In the early hours of the new day the wind died down to around 5kn breeze from the south. The swell also follows the same tendency, becoming gentle with waves not bigger than 1.5m. We keep on a 045º course under engine, clewing up all squares and furling courses, topgallants and royals. The head rig is also stowed away, and just the middle and upper staysails are left set.
Despite the cloudy weather at dawn, the sunrays pass through several holes in the cloud cover. The atmospheric pressure kept rising and in the morning comes up to 1023 hPa. We are clearly reaching temperate areas, leaving behind the roaring forties. That can also be checked having a look at the water temperature today reaching 19º, and the air became over 15ºC. Foul weather gear and heavy clothes give way to T-shirts and some of us dare to start wearing shorts and flip-flops. The already light winds left us before lunch with the tendency to start veering north.
Motorsailing on this new 080º course the archipelago islands could already be seen when we were at around 70nm from them. Even the 2062m high Queen Mary’s Peak towers over the clouds on the horizon. Great feeling to be approaching the remotest inhabited island in the world, after 10 days at sea since our departure from South Georgia. And remote it is indeed. 1750 nm separate it from South Africa and 2088 nm from South America. This isolation makes it a special place: from the points of view of its ecology, politics and ethnography. With a bit of luck we will be able to pay a visit to the island tomorrow and see all this for ourselves. Visits and tours at Tristan are already arranged with the local tourist office and guides. Now we just hope for the best weather and swell conditions to actually allow us to land.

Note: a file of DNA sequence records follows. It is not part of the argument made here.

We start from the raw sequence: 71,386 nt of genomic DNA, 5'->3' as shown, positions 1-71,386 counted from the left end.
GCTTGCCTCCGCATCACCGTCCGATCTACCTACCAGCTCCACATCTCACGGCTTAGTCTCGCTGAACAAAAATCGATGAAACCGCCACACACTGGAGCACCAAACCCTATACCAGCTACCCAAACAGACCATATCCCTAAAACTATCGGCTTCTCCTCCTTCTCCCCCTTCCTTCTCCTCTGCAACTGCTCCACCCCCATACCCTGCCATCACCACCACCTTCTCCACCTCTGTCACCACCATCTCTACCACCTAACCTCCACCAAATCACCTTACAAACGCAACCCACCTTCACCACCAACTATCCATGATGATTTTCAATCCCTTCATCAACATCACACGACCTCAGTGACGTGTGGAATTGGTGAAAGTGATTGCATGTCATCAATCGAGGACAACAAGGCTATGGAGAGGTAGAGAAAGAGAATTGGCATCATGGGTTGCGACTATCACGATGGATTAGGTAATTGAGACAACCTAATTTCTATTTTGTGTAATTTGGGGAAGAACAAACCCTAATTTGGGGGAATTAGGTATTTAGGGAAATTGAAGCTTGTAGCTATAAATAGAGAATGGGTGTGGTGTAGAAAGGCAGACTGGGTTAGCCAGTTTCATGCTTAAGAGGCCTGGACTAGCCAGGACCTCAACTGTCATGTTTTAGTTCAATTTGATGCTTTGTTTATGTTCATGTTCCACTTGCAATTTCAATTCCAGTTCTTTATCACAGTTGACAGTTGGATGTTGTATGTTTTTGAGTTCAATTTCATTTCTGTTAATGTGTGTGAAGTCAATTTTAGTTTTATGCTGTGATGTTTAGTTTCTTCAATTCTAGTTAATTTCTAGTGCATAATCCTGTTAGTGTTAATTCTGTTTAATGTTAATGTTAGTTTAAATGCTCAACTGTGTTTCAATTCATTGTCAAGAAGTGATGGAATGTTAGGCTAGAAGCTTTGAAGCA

Eduardo gave a briefing on the history of the island, from its discovery to the present times. Tristan da Cunha archipelago was discovered in 1506 by the Portuguese Admiral Tristao da Cunha as he sailed past en route to the Cape of Good Hope. Though he never set foot on land, he brought it’s whereabouts home to Europe, and within three years they began to appear on charts, most famously in 1541 as a part of Mercator’s “World Map”. The first recorded landing was by the crew of the Dutch vessel Heemstede in 1643 that replenished their supplies with fresh water, fish, seals, and penguins. It was not until 1810 when Tristan saw the first attempt to settle down. Jonathon Lambert, from Salem, Massachusetts, led a party of three men in 1810 to establish a trading station on Tristan. Nowadays there are a classic seven surnames, descendants from different colonizers during the historical times, plus new blood and a new surname was added more recently, in 1986, when a Tristan woman married a Scotsman and the new family moved to the island.
This introductory talk was followed by an Europa Quiz for us to enjoy before joining again the watch until 24:00h. During all day numerous birds have been flying around the ship, mostly local birds from the Tristan archipelago. The most common sights of the day were the Spectacled petrels and Great shearwaters. But also several Atlantic yellow nosed albatrosses showed up. They are endemic to these islands, nesting just here and spreading over the South Atlantic ocean afterwards. It is a relative small albatross, with a wingspan up to 210cm. The golden stripe over the top bill that the adults show gives them their name. A few majestic Tristan albatrosses were gliding along the Europa as well. Belonging to the Wandering albatross group, they are endemic to Tristan Group of islands too, with a small population of around 2500 pairs.